Rabbis book explores her Jewish revival in the city by the Bay

San Francisco plays a starring role in Rabbi Danya Ruttenberg’s memoir, “Surprised by God: How I Learned to Stop Worrying and Love Religion.”

“When I visited San Francisco for the first time in college, it exerted this very inexplicable pull on me in a way that no place ever had,” said Ruttenberg, who will return to the city to speak at the JCCSF’s Bookfest 2008 on Nov. 2. “I felt myself very drawn to the place, for reasons to this day I don’t totally understand.”

Ruttenberg is now a rabbi living in the Boston area, but her story begins like so many others: She grew up in a not-very-Jew-ish home and felt more drawn to a club with a mosh pit than a synagogue. Yet her mother’s death from breast cancer while Rutten-berg was in college propelled her on a kind of spiritual search. She started going to Hillel on Shabbat to say Kaddish for her mother, but never could bring herself to stay for dinner.

Ruttenberg bolsters her own journey in “Surprised by God” with quotes from other spiritual figures and writers, in the hope of telling a more universal story of someone taking on a more observant life. “I wanted to use my story as a way in,” she said in an interview, “but I wanted the anchor to be ‘this is a timeless part of taking on a spiritual practice and it isn’t about one person’s story, this is about patterns and something universal.'”

Moving to San Francisco straight out of college changed Ruttenberg’s relationship with Judaism for good. It was 1997, and the dot-com boom was at its peak. Ruttenberg was immediately drawn into a thriving social scene. “There was a sense that if you had a good idea or promise or talent, excellent things were going to happen,” she said. “The Burning Man scene was fresh and exciting with a lot of creativity there, and queer culture — everything was exploding.”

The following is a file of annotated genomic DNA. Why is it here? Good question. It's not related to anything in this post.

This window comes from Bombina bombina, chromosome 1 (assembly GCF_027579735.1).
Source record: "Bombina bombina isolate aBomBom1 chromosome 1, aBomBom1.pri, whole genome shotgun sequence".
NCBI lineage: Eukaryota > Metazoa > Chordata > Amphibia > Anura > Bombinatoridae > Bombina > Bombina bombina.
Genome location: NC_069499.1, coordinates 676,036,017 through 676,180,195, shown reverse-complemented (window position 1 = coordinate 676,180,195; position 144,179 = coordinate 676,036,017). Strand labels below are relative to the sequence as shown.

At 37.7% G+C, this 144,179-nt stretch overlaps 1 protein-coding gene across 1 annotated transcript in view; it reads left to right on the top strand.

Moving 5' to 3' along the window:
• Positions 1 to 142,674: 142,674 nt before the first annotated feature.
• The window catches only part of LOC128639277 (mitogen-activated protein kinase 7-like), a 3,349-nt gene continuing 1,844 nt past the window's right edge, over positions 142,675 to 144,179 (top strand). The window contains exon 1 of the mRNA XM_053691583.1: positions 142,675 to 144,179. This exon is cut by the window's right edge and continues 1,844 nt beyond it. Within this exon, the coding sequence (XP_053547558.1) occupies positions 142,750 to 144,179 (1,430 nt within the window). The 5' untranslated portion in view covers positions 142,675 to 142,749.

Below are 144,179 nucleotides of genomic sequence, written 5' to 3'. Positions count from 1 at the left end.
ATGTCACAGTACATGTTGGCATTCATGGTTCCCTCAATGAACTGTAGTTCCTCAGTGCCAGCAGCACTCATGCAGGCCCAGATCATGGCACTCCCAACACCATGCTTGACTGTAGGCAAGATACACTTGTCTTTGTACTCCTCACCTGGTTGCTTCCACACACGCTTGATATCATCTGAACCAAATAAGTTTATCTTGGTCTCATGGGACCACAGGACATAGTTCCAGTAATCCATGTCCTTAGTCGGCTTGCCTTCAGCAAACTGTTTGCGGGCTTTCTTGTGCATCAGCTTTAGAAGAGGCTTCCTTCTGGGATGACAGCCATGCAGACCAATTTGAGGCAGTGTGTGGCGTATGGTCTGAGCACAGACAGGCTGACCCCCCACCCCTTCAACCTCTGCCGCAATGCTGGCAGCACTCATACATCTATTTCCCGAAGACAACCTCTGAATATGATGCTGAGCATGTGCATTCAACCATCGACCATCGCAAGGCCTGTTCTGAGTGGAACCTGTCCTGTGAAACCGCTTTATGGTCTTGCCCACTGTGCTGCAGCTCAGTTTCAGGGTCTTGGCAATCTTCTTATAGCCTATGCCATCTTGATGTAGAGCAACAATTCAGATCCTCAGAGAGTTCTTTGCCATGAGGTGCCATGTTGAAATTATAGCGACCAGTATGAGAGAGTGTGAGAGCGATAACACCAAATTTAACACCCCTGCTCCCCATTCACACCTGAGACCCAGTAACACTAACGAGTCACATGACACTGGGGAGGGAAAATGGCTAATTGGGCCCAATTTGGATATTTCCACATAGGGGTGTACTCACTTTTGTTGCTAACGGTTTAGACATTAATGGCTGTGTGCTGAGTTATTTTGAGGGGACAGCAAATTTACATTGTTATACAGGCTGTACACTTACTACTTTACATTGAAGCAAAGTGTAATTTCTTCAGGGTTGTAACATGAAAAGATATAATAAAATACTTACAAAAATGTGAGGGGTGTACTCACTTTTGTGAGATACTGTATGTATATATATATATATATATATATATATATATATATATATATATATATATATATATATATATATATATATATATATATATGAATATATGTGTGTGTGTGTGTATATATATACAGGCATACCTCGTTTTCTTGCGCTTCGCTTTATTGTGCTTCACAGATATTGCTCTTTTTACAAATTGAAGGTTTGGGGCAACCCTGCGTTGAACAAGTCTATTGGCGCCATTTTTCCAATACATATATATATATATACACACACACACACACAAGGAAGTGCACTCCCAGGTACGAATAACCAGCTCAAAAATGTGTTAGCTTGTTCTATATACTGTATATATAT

But somehow Ruttenberg didn’t feel completely fulfilled by the constant parties and happenings. Something was missing, and she began visiting synagogues to find her place, just as she had found her hair salon, and her coffee shop. She found it at Congregation Beth Sholom, in the Rich-mond District.

“I tried out a whole bunch of synagogues and had a lot of very interesting experiences, and none of them felt like home,” she said.

At Beth Sholom, though, she immediately felt like she belonged. “It felt no-frills — it was a straight-ahead Conservative synagogue, and services themselves had this vibrancy and electricity to them. It was a straight- forward journey through the prayer book, but it was strong and alive and you could get lost in it. That’s what I was looking for.”

Along the way she began observing Shabbat, while worrying what her non-Jewish friends will think of her if she missed a great party because it was on Friday night.

As the title suggests, she said, “A lot of the book is about my fears and anxieties about becoming religious and the implications of how religion will change my life. The title is a very tongue-in-cheek way of referencing what is really hard and painful about taking this practice seriously.”

The memoir ends without Ruttenberg explaining the “aha” moment that led her to rabbinical school.

“There are enough people who are really sure that the only way to do Judaism seriously and enter your practice seriously is to do it professionally, and that’s not the message I wanted to send,” she said. “My message is more that everyone can take their practice seriously and do it in a nuanced way, with depth, and the job you do is incidental.”

“Surprised by God: How I Stopped Worrying and Learned to Love Religion” by Rabbi Danya Ruttenberg (256 pages, Beacon Press, $24.95)

Rabbi Danya Ruttenberg will be speaking in conversation with Louis Ferrante on the topic of “Letting God In” at 5:15 p.m. Nov. 2 as part of Bookfest 2008 at the JCCSF, 3200 California St., S.F.

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Alix Wall
Alix Wall

Alix Wall is a contributing editor to J. She is also the founder of the Illuminoshi: The Not-So-Secret Society of Bay Area Jewish Food Professionals and is writer/producer of a documentary-in-progress called "The Lonely Child."